Quiz: Do You Know the Correct Answers?

1. What does the federal law say about extra pay for people working weekends, nights or holidays?

  1. It’s not required, but some state laws may apply
  2. It’s required at time-and-a-half
  3. It’s required at double time
  4. It’s not required, but you must give a bonus

Correct answer: A

Extra pay for working weekends or nights is a matter of agreement between the employer and the employee (or the employee’s representative). The Fair Labor Standards Act (FLSA) does not require extra pay for weekend or night work or double time pay.

An employer who requires or permits an employee to work overtime is generally required to pay the employee premium pay for such overtime work. Employees covered by the Fair Labor Standards Act (FLSA) must receive overtime pay for hours worked in excess of 40 in a workweek of at least one and one-half times their regular rates of pay. The FLSA does not require overtime pay for work on Saturdays, Sundays, holidays, or regular days of rest, unless overtime hours are worked on such days.

The FLSA, with some exceptions, requires bonus payments to be included as part of an employee’s regular rate of pay in computing overtime.

Details found on Department of Labor’s Overtime Pay page. https://www.dol.gov/general/topic/wages/overtimepay

2. The three most common types of job discrimination complaints filed by employees (in order) are:

  1. Race, age and retaliation
  2. Age, sex and race
  3. Retaliation, race and sex

Correct answer: C

Find statistics on discrimination complaints filed on EEOC’s Charge Statistics page. 

3. To be eligible for FMLA coverage, employees must have worked at least how many hours with that employer in the previous 12 months?

  1. 1,520
  2. 1,250
  3. 1,025

Correct answer (B)

The Family Medical Leave Act (FMLA) entitles eligible employees of covered employers to take unpaid, job-protected leave for specified family and medical reasons with continuation of group health insurance coverage under the same terms and conditions as if the employee had not taken leave. 

In order to be eligible to take leave under the FMLA, an employee must:

  • work for a covered employer;
  • have worked 1,250 hours during the 12 months prior to the start of leave; the 1,250 hours include only those hours actually worked for the employer. Paid leave and unpaid leave, including FMLA leave, are not included.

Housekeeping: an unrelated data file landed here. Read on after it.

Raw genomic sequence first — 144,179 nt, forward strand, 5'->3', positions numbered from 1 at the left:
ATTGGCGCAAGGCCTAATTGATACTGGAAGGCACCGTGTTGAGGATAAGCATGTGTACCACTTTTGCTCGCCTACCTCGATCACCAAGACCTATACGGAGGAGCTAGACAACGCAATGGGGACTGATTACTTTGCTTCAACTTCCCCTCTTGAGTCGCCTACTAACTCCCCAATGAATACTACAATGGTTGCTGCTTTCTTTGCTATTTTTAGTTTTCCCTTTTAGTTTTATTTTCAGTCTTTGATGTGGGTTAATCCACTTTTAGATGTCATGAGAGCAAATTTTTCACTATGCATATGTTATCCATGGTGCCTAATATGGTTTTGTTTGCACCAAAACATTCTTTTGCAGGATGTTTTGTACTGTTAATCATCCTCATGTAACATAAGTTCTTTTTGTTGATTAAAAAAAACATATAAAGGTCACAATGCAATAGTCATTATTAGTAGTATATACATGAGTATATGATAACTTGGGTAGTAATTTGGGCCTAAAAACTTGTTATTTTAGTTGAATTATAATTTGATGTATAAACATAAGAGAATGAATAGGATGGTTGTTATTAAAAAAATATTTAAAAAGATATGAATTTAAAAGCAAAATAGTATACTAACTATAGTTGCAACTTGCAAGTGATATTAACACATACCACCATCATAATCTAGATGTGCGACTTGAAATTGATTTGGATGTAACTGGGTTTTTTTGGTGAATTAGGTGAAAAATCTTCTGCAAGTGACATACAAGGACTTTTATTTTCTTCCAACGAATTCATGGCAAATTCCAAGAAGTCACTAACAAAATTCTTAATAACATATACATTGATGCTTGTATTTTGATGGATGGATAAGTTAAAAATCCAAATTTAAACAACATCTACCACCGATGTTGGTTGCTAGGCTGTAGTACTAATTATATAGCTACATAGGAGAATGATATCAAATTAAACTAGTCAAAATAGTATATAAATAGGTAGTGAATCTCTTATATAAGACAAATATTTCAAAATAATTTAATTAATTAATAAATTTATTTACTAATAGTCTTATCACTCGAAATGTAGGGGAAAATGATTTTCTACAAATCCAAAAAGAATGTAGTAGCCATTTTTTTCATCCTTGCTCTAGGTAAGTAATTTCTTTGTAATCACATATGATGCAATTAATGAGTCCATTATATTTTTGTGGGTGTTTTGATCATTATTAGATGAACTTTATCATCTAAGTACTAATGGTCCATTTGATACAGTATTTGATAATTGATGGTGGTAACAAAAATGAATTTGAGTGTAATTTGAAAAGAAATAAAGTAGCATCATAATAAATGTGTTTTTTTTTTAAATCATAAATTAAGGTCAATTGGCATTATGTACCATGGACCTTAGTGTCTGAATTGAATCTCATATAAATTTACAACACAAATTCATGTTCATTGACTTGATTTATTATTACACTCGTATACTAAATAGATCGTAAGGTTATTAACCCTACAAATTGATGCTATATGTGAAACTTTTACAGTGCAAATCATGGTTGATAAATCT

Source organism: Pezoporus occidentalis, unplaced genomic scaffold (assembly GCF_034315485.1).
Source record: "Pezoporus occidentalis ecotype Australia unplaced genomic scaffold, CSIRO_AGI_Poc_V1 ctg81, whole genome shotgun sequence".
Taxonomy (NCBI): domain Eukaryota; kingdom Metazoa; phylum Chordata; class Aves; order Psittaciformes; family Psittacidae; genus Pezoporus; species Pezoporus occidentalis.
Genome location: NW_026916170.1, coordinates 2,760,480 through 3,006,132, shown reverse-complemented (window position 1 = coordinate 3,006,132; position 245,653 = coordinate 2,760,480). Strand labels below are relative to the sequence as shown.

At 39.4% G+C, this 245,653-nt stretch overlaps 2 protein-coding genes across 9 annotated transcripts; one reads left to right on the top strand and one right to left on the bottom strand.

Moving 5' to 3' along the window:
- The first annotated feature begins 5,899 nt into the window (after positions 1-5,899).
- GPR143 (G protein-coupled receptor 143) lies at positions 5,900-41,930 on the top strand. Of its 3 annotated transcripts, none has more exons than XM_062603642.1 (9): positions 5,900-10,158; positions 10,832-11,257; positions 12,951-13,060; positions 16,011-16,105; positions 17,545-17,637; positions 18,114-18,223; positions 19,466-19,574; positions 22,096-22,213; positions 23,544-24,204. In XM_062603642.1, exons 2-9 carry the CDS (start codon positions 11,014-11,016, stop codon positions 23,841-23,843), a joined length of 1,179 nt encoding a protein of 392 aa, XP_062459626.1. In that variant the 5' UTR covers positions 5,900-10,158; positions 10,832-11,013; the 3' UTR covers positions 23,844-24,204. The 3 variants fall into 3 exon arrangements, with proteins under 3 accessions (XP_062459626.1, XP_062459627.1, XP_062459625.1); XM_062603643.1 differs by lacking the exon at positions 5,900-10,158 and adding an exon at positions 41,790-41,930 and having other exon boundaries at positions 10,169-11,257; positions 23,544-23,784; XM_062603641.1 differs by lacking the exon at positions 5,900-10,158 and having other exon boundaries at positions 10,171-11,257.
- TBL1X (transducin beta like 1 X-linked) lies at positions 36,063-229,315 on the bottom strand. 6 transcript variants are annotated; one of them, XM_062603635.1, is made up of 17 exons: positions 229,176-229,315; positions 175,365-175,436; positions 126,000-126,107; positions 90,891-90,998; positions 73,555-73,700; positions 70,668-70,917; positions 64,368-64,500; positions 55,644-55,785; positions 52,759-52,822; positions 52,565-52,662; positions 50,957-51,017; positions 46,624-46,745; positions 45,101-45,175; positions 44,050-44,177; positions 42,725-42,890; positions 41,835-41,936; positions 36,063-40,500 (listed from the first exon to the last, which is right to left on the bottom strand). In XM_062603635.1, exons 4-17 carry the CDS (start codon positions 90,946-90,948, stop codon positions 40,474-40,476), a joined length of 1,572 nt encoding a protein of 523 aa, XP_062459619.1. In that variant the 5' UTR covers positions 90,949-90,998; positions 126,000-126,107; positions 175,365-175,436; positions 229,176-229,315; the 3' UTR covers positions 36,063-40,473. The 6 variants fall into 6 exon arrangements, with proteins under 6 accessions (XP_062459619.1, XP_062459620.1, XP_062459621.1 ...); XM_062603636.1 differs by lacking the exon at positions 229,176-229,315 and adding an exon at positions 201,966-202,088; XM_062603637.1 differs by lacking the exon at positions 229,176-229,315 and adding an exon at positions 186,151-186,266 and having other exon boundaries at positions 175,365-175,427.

• work at a location where the employer has 50 or more employees within 75 miles; and
  • have worked for the employer for 12 months. The 12 months of employment are not required to be consecutive in order for the employee to qualify for FMLA leave. In general, only employment within seven years is counted unless the break in service is (1) due to an employee’s fulfillment of military obligations, or (2) governed by a collective bargaining agreement or other written agreement.

Details can be found on the U.S. Department of Labor’s FMLA Frequently Asked Questions page.  

4. In general, people need to file a charge with the EEOC within how many days from the day the discrimination took place?

  1. 180
  2. 90
  3. 60

Correct answer (A)

If you believe that you have been discriminated against at work because of your race, color, religion, sex (including pregnancy, gender identity, and sexual orientation), national origin, age (40 or older), disability or genetic information, you can file a Charge of Discrimination. A charge of discrimination is a signed statement asserting that an employer, union or labor organization engaged in employment discrimination. It requests EEOC to take remedial action.

Details can be found on the EEOC’s Time Limits for Filing A Charge page. 

5. Can an employee be fired just because a creditor wants to garnish his pay?

  1. Yes
  2. No
  3. Sometimes

Correct answer: C

Wage garnishment is a legal procedure in which a person’s earnings are required by court order to be withheld by an employer for the payment of a debt such as child support. Title III of the Consumer Credit Protection Act (CCPA) prohibits an employer from discharging an employee whose earnings have been subject to garnishment for any one debt, regardless of the number of levies made or proceedings brought to collect it. It does not, however, protect an employee from discharge if the employee’s earnings have been subject to garnishment for a second or subsequent debts.

Details can be found on the U.S. Department of Labor’s Garnishment page.


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